Australian nephrologists' attitudes towards living kidney donation

Joan Cunningham, Alan Cass, K ANDERSON, Paul Snelling, J Devitt, C Preece, J Eris

Research output: Contribution to journalArticleResearchpeer-review

Abstract

Background. The demand for deceased donor kidneys far outweighs the supply. The rate of living kidney donation (LKD) has been steadily increasing world-wide and is associated with excellent outcomes for the recipient. With respect to donors' outcomes, however, a strong evidence base is lacking. This study explores the attitudes and perceptions of Australian nephrologists towards LKD, specifically regarding donor risk, their willingness to recommend LKD and their own preparedness to become a live donor. Methods. A postal survey of Australian nephrologists was conducted. Responses to six multiple choice questions about LKD were collected as a separate focus of a larger study. Results. We achieved a survey response rate of 52.4% and analysed responses from 184 practicing nephrologists and trainees. Australian nephrologists and trainees were generally supportive of LKD. The vast majority (95%) of respondents indicated that they would recommend it to a suitable donor or would themselves (97%) donate a kidney to an immediate family member. However, fewer than half (43%) would recommend LKD to a potential donor, where their relative's end-stage kidney disease (ESKD) had been attributed to diabetes and where there was a strong family history of diabetes. A minority thought that LKD increased the donor's risk of mortality (12%) or of ESKD (25%). Few nephrologists (4%) indicated their preparedness to be an altruistic donor - to a recipient unknown to them. Conclusions. Although LKD is clearly supported by the nephrologists, the increasing incidence of ESKD attributable to diabetes, now the leading cause of ESKD in Australia, might, however, progressively limit its use. Meeting the growing demand for kidney transplantation will require an increased supply of both live and deceased donor kidneys. We should develop, evaluate and implement best-practice approaches to achieve this. � 2006 Oxford University Press.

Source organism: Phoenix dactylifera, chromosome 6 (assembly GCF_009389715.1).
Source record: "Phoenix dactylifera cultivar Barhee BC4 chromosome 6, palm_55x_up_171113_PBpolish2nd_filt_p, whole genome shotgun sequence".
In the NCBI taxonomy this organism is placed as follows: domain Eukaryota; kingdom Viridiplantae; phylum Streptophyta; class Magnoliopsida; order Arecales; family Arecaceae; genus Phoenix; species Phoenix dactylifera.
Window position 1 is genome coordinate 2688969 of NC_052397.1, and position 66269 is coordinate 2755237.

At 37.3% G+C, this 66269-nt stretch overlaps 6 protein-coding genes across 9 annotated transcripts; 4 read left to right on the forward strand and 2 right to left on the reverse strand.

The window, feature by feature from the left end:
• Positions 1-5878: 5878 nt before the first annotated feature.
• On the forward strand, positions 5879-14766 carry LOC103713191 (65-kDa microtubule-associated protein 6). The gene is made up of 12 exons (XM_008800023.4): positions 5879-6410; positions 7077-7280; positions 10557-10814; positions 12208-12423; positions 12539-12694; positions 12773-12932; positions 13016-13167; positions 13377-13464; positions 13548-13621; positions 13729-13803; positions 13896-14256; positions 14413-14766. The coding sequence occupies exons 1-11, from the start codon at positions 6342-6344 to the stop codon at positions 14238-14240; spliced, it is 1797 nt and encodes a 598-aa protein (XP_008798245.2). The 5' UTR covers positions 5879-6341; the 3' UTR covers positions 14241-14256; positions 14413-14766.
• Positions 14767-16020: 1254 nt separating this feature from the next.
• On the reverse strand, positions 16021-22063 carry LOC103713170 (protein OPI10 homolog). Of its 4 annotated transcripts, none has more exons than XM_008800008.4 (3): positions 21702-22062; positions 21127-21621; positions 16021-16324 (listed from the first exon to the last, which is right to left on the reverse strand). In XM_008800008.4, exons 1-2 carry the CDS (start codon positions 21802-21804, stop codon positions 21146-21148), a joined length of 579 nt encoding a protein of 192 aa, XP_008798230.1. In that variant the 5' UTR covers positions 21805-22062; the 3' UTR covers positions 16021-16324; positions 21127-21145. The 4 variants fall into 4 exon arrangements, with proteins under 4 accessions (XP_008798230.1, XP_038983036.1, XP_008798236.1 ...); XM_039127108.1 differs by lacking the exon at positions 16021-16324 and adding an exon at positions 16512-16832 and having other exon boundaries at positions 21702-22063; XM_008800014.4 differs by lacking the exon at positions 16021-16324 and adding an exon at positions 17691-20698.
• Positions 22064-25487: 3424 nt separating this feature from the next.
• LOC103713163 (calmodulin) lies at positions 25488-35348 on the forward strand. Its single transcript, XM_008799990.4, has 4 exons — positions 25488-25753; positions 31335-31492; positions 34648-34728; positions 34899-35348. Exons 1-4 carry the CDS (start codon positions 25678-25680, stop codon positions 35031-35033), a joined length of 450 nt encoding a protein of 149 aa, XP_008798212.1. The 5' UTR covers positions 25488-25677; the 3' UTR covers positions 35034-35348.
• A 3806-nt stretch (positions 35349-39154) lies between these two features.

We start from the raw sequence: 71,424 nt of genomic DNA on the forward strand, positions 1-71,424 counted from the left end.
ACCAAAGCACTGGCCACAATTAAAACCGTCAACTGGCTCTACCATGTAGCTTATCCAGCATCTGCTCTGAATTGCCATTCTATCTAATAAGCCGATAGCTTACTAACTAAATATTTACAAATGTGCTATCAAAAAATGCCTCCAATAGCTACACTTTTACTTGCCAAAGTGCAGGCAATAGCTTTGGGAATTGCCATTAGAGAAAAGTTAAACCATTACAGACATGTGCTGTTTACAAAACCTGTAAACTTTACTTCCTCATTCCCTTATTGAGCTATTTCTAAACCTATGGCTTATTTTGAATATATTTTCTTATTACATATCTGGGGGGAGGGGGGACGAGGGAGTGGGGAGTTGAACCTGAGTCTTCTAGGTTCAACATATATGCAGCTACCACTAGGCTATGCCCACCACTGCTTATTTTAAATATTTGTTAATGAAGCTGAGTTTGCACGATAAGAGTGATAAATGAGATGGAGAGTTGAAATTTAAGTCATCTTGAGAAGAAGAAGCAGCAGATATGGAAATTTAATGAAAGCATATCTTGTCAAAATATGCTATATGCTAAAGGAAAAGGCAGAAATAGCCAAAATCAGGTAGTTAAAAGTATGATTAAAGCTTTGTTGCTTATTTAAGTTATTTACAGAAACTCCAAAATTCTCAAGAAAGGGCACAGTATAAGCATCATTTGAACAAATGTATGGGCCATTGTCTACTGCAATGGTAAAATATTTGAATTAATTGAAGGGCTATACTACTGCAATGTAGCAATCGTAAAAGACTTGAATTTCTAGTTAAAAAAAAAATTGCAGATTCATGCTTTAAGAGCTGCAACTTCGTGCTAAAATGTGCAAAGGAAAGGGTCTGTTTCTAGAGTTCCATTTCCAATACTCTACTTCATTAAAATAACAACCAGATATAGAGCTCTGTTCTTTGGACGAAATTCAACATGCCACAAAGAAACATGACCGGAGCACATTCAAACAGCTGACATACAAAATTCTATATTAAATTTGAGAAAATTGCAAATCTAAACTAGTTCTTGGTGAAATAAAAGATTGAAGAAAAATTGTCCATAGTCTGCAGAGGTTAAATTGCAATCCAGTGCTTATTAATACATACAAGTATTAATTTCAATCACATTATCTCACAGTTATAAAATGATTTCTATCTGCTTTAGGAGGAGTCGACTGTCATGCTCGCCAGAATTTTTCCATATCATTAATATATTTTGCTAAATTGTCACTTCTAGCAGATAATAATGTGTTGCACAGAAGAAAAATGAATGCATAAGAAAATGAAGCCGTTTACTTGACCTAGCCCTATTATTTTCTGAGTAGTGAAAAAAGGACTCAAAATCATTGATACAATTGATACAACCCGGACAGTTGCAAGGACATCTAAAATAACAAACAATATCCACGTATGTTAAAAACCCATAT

Original languageEnglish
Pages (from-to)1178-1183
Number of pages6
JournalNephrology Dialysis Transplantation
Volume21
Issue number5
Publication statusPublished - 2006

Fingerprint

Kidney
Tissue Donors
Chronic Kidney Failure